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My latest book, Hope on the Inside, is released today.
Though this is my fifteenth time at this particular rodeo, celebrating a book birthday is always exciting, the culmination of at least a year of work. It’s true. Back when I did that sort of thing, it took me less time to gestate a tiny human than it takes me to birth a book.
As with my real children, none of my literary offspring can claim the status of favorite child. Every novel I’ve penned holds a special place in my heart; they’re all my favorites.
But I feel like there’s something extra special about Hope on the Inside. Perhaps it has something to do with my particular stage of life. Perhaps it has something to do with the times we’re living in.
HOPE ON THE INSIDE
The title of the book is something of a play on words. Hope is not only the name of my principal character, it’s a quality she brings with her as she begins teaching crafting and quilting to women in a state correctional facility. Standing at a crossroads in her own life, Hope doesn’t always get it right. She falters more than once and sometimes gets things spectacularly wrong. But she tries. And she cares. Others see this and so her name suits her.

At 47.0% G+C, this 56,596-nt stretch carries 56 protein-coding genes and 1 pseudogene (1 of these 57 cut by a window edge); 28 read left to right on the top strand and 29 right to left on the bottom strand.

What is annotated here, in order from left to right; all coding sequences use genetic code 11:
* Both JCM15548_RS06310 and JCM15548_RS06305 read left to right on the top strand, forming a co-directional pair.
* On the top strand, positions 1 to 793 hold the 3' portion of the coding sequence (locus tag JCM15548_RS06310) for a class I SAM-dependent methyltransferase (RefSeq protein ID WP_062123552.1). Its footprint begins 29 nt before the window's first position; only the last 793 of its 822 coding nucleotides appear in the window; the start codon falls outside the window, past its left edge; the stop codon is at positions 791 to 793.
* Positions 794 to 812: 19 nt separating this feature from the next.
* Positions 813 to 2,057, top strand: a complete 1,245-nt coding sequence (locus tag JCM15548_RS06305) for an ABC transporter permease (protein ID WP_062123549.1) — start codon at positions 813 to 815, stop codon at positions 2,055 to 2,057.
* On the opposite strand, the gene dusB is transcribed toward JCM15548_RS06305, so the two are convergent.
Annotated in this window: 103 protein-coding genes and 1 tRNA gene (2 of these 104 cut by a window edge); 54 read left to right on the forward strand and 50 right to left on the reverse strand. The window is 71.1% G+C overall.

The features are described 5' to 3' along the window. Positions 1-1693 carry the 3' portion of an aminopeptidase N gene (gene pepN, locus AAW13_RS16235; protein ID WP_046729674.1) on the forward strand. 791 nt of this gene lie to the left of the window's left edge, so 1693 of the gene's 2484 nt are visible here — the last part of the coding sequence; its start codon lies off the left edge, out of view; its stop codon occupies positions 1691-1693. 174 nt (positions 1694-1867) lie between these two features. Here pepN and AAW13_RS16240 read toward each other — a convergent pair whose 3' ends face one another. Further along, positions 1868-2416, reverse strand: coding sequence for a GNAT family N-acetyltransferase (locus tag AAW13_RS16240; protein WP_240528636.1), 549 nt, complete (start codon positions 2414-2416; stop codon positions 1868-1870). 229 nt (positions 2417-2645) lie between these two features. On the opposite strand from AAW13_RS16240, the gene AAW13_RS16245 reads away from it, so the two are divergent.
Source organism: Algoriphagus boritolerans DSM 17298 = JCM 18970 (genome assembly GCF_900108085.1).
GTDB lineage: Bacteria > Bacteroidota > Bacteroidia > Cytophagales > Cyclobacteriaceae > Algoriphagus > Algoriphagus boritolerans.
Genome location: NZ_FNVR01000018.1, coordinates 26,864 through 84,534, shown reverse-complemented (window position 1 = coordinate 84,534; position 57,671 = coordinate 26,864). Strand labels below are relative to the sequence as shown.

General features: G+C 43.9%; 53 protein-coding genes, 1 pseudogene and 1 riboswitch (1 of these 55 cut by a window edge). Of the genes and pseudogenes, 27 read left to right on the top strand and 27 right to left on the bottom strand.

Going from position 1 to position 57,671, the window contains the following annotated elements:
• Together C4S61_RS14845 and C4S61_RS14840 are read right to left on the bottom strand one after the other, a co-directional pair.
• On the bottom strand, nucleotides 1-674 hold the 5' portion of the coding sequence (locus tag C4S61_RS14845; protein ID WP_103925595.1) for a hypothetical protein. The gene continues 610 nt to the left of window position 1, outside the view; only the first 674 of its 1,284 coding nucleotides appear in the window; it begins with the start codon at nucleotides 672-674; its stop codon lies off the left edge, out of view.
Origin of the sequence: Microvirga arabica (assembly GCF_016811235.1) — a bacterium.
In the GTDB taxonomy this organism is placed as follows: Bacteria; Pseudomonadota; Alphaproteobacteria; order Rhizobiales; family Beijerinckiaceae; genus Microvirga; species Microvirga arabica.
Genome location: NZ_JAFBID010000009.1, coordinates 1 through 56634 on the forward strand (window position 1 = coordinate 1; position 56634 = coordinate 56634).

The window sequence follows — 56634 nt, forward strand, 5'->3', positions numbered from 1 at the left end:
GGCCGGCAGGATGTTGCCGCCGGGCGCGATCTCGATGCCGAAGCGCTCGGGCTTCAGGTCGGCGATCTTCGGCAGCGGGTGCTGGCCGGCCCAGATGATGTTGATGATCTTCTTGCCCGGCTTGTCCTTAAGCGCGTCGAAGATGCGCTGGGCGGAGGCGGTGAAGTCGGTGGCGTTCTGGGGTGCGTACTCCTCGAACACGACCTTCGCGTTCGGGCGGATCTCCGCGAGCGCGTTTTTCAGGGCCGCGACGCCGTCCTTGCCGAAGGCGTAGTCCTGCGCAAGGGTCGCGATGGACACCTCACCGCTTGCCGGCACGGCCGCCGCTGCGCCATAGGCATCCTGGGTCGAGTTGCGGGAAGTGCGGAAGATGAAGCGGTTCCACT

I won’t get any deeper into the plot than that today. I do think it’s a story you’ll enjoy and naturally I would love it if you’d read the book. But I’ve got more than commerce on my mind right now. Today my thoughts are centered on hope, something we all need but which so often seems to be in short supply.
Happily Ever After
A few years back, I wrote an article titled “The Case for a Happy Ending” for Publishers Weekly magazine. My premise was this: in spite of the complexities of our post-modern age, and perhaps indeed because of it, the world needs books with happy endings. “In a world devoid of hope, what intelligent being would attempt to tackle the seemingly insurmountable problems of our age?”
In short, hope is something that everyone needs. When days seem dark, and odds seem insurmountable, and the world seems bankrupt, we bank on hope. We have to. Hope is the thing that keeps us going when times are tough. It’s the stuff that dreams are made of. It is essential to human existence, right up there with food, and water, and oxygen.
As I was writing this book, a short but powerful directive kept popping into my head: share hope.
When I write my books, stories of women experiencing crossroads, conflict, and crisis, I end them happily. Always. That’s how I share hope with a world that is desperately in need of it.
But as I penned Hope Carpenter’s story, I kept thinking about all the other ways, large and small, that people share hope. Some people share hope through the work they do, or the time they spend volunteering, or by donating money or goods to worthy causes. Those are all wonderful ways to share hope with others.
But sharing hope can also be as simple as speaking words of encouragement, comfort, or affirmation to someone in need of it.
SHARING HOPE WITH WORDS
You might remember a post I wrote a while back about reviving the lost art of letter writing. In it, I explained that letters are a wonderful way, maybe even the best possible way, to let someone know you care.